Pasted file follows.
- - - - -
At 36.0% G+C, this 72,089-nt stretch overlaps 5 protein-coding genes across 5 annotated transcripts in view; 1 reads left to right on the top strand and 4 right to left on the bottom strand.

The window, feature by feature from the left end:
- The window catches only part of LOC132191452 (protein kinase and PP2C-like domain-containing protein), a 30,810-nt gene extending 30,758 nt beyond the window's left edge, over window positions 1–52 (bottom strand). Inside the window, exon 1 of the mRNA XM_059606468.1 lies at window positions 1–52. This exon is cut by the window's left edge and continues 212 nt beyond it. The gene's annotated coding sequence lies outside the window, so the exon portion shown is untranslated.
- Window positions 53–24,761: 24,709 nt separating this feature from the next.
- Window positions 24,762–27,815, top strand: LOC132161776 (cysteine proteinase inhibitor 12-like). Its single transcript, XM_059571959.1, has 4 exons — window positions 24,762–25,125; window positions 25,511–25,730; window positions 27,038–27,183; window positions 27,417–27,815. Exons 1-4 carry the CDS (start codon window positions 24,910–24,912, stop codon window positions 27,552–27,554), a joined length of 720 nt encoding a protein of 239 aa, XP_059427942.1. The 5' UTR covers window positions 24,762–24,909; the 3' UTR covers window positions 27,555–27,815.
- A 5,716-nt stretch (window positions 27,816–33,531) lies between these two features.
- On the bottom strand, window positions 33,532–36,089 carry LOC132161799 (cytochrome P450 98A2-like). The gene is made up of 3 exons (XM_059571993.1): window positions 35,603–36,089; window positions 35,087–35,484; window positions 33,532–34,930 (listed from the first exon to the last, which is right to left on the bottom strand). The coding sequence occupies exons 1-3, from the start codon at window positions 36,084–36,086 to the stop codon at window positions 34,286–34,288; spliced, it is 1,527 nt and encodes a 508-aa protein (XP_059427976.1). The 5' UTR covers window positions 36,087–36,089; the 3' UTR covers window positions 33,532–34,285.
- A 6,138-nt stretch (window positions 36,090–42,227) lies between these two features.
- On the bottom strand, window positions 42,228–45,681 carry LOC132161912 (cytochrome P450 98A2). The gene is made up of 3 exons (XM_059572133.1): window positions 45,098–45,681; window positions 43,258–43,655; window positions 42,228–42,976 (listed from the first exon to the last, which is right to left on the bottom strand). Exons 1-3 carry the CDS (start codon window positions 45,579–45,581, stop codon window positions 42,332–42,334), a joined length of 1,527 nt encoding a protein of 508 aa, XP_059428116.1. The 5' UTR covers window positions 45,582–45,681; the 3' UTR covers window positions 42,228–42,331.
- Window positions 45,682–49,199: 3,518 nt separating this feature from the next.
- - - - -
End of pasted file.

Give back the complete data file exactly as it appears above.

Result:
At 36.0% G+C, this 72,089-nt stretch overlaps 5 protein-coding genes across 5 annotated transcripts in view; 1 reads left to right on the top strand and 4 right to left on the bottom strand.

The window, feature by feature from the left end:
- The window catches only part of LOC132191452 (protein kinase and PP2C-like domain-containing protein), a 30,810-nt gene extending 30,758 nt beyond the window's left edge, over window positions 1–52 (bottom strand). Inside the window, exon 1 of the mRNA XM_059606468.1 lies at window positions 1–52. This exon is cut by the window's left edge and continues 212 nt beyond it. The gene's annotated coding sequence lies outside the window, so the exon portion shown is untranslated.
- Window positions 53–24,761: 24,709 nt separating this feature from the next.
- Window positions 24,762–27,815, top strand: LOC132161776 (cysteine proteinase inhibitor 12-like). Its single transcript, XM_059571959.1, has 4 exons — window positions 24,762–25,125; window positions 25,511–25,730; window positions 27,038–27,183; window positions 27,417–27,815. Exons 1-4 carry the CDS (start codon window positions 24,910–24,912, stop codon window positions 27,552–27,554), a joined length of 720 nt encoding a protein of 239 aa, XP_059427942.1. The 5' UTR covers window positions 24,762–24,909; the 3' UTR covers window positions 27,555–27,815.
- A 5,716-nt stretch (window positions 27,816–33,531) lies between these two features.
- On the bottom strand, window positions 33,532–36,089 carry LOC132161799 (cytochrome P450 98A2-like). The gene is made up of 3 exons (XM_059571993.1): window positions 35,603–36,089; window positions 35,087–35,484; window positions 33,532–34,930 (listed from the first exon to the last, which is right to left on the bottom strand). The coding sequence occupies exons 1-3, from the start codon at window positions 36,084–36,086 to the stop codon at window positions 34,286–34,288; spliced, it is 1,527 nt and encodes a 508-aa protein (XP_059427976.1). The 5' UTR covers window positions 36,087–36,089; the 3' UTR covers window positions 33,532–34,285.
- A 6,138-nt stretch (window positions 36,090–42,227) lies between these two features.
- On the bottom strand, window positions 42,228–45,681 carry LOC132161912 (cytochrome P450 98A2). The gene is made up of 3 exons (XM_059572133.1): window positions 45,098–45,681; window positions 43,258–43,655; window positions 42,228–42,976 (listed from the first exon to the last, which is right to left on the bottom strand). Exons 1-3 carry the CDS (start codon window positions 45,579–45,581, stop codon window positions 42,332–42,334), a joined length of 1,527 nt encoding a protein of 508 aa, XP_059428116.1. The 5' UTR covers window positions 45,582–45,681; the 3' UTR covers window positions 42,228–42,331.
- Window positions 45,682–49,199: 3,518 nt separating this feature from the next.